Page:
Psst... We're working on the next generation of Chowhound! View >
HOME > Chowhound > Gardening >
May 9, 2009 08:55 PM

Bug-Killing Potato Plants?

Last night I was reading "The Botany of Desire" by Michael Pollan (2002). Pollan describes a genetically-engineered potato plant that has leaves with a natural toxin so that when potato bugs munch on the leaves they immediately get sick and fall over dead. He wrote that seven years ago and I don't know how long NewLeaf potatoes had been around before that but I got to wondering whether there might be something in the potatoes that could do harm to human potato eaters. So tonight I googled "NewLeaf potato" and found enough material to keep me busy for a week. Apparently Monsanto suppressed, for years, studies showing changes to the intestinal tissues of rats that ate the potatoes. Are people still growing these potatoes? Does anyone here have gardening experience with NewLeaf potatoes? Just curious; my apartment balcony accommodates geraniums but not potatoes.

  1. Click to Upload a photo (10 MB limit)
  1. No experience with NewLeaf, but with the Monsanto tag, they probably wouldn't get a second look at my house. Just one more reason to get the regular, non-GMO seed taters and just deal with the pests as/if they come up.

    If you really wanted, you could grow some potatoes in a barrel on the balcony (depending on where you live, etc.), and they'd be totally self-contained. Just sayin'....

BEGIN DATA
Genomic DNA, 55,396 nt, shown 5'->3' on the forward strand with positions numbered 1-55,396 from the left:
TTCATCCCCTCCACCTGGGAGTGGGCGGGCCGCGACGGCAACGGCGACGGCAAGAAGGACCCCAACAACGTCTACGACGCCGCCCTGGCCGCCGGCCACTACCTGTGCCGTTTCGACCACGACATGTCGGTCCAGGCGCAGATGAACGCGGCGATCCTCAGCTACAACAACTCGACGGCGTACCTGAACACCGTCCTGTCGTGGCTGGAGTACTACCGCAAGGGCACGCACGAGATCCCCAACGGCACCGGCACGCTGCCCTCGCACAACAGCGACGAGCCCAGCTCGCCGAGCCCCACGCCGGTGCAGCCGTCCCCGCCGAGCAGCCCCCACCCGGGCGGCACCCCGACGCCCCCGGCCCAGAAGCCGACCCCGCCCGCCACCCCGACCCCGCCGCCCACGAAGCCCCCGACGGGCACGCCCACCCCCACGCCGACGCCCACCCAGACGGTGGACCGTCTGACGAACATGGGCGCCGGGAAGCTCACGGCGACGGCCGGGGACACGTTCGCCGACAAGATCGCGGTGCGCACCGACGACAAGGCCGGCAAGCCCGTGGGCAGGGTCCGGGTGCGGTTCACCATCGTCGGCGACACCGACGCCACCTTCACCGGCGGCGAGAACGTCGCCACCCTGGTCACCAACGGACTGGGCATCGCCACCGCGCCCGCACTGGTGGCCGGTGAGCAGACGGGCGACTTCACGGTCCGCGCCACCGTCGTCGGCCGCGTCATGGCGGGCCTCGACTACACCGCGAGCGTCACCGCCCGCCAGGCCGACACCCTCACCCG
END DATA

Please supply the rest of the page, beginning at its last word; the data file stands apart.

1. Agree with Harrie. I'd never knowingly grow something Monsanto "created".

      We've been growing spuds for the last few months and apart from a few holes in the leaves the bugs have left them alone. Garbage cans make great barrels for growing potatoes. Drill a few holes in the bottom and up the sides and away you go.

      1. Years ago I read about "companion planting" where planting certain plants near each other would either help or hurt their respective growth/yields.

        One of the things was to plant horseradish with potatoes to deter potato beetles. I got no bugs, but I don't know if it was due to the horseradish or the fact there were no bugs around.

        1 Reply
        1. re: al b. darned

          We're big fans of companion planting - the horseradish helped, but we rotate crops so eventually we'd be overrun by horseradish if we used it every year. Alyssum - and other stuff, but alyssum was linked to potatoes in a number of things I read -- planted near potatoes will bring in beneficials -- predatory flying insects in this case I believe -- so we've been using that, and it works okay. I think we end up spraying a mild insecticidal soap at least a couple times each year, though.